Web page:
- Air conditioning
- Coffee tea making
- Safe box
Breakfast (included in the price) isn’t a rush. You eat in the kitchen with oils on the walls, a rather grand country dresser to one side, decanters on plinths, colourful tea tins lined up neatly on one shelf and a white beamed ceiling above you. A couple of baguettes are laid neatly across the bread board, there are baskets of croissants, pretty glasses filled with freshly-squeezed juice and various jams.
At night, if you want to stay in, Thierry will organise a plate of French cheeses with a salad, some bread and a bottle of Provencal wine. In the winter months, when it’s not too busy, table d’hôte dinners are available on request for a set price; you can discuss menus directly.
If you want to eat out at the poshest place in the area, head 2km down the hill to St Paul de Vence (an impossibly pretty hilltop village which is besieged in summer by tourists) and try to bag a table at Le Colombe d’Or, where Madonna and Robbie Williams like to hang out. Wildly expensive, and it might have had its day, but still the reputation lingers. But there's plenty of choice in Vence. Try L’Amoise for exceptional fish, or Le Clemenceau, a simple bistro in the old town for good local food and reasonable prices.
- Coffee tea making
- Dinner by arrangement
- Restaurants nearby
- The Museum of Modern Art is bang opposite the front door in the Chateau de Villeneuve. Lots of contemporary exhibitions pass through and its shop will satisfy all post-card needs. Also on your doorstep is Vence’s old town; beautiful, old narrow stone streets, arches to duck under, windows to shop in, and churches to pop into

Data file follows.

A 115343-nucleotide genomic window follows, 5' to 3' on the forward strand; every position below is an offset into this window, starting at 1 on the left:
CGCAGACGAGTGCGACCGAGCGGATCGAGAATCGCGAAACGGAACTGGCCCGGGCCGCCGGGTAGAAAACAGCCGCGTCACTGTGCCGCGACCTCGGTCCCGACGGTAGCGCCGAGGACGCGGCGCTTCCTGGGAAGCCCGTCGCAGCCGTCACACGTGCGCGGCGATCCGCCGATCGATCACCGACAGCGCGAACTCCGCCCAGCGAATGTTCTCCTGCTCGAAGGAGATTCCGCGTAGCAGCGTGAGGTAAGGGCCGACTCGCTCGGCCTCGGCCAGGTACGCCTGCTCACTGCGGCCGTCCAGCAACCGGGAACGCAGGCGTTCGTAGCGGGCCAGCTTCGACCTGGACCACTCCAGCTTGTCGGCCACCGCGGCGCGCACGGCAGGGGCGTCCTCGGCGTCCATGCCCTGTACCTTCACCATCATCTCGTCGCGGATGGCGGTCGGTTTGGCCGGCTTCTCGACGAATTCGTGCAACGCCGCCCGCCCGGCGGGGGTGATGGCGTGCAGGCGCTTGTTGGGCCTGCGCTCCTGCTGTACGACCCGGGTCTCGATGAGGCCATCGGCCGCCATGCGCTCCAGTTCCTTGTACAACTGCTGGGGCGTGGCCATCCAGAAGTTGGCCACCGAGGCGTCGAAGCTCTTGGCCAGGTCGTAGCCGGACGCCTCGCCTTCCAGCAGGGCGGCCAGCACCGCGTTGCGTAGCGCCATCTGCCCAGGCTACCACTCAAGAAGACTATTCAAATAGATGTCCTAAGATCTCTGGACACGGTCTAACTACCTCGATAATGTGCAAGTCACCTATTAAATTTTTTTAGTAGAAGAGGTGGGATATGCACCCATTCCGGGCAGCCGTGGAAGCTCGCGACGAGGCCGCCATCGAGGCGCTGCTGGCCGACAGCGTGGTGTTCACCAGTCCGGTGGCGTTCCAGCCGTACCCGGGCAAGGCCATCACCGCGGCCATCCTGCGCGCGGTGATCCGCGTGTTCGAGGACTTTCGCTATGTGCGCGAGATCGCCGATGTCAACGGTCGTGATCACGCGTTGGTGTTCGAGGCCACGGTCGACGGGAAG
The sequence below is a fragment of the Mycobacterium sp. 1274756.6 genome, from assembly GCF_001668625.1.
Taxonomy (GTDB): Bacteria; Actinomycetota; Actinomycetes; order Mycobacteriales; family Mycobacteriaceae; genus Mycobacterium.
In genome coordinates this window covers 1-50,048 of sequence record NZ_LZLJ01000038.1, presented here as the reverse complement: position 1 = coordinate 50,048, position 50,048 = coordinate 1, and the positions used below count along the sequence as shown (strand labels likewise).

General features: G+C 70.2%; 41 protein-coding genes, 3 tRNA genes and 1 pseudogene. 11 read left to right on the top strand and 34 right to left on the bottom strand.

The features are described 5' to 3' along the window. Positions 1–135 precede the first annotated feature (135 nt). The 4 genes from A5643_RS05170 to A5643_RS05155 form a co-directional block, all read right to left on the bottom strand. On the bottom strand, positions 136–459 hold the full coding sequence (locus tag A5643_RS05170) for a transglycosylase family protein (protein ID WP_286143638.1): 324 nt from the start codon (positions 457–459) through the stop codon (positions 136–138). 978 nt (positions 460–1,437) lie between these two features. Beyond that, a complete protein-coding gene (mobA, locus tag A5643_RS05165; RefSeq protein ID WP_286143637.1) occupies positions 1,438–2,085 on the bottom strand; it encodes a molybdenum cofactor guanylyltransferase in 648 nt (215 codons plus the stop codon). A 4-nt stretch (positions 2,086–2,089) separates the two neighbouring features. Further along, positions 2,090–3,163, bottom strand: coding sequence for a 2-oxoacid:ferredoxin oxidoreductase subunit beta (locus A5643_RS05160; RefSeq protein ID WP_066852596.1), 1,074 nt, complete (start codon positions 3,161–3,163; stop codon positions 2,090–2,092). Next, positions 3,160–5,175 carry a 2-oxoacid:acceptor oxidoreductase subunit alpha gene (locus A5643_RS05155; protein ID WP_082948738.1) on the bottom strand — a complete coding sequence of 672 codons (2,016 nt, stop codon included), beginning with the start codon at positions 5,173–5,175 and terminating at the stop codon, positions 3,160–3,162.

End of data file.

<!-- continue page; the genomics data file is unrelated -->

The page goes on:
- While Matisse lived here he decorated the ceiling of the Rosary chapel. It’s just out of town. You can walk over and take a look, then walk back to Vence and get the best view of the town up on the hill, its houses seemingly clinging to a stone wall. You can also pick up pamphlets in the tourist office around the corner and follow in his footsteps, see the spots he painted. If you want to go the whole hog you can take painting lessons in the master’s old house
- The beaches of Nice, Cannes and Antibes are worth a day out. You can hire a sun-lounger on a private beach, be served on hand and foot, saunter down to the clear blue sea and dip in a toe. Try La Garoupe on the Cap d’Antibes for the real Riviera experience, a little like being an extra in a Jean-Luc Goddard movie. Fabulous
- Markets. Biot, Tourette-sur-Loup, Valbonne - all ancient small towns of impeccable architectural beauty to which the loveliest of local produce comes once a week. You’ll find a nearby market for every day of the week. Wander, stop for coffee, watch the beautiful people pass… Vence has a small broquante market on Sunday mornings
- There’s plenty more to do in this pretty corner of France. For more suggestions, see our destination guide
Activities on site or nearby include:
- Museums / galleries
- Shopping / markets
- Traditional cultures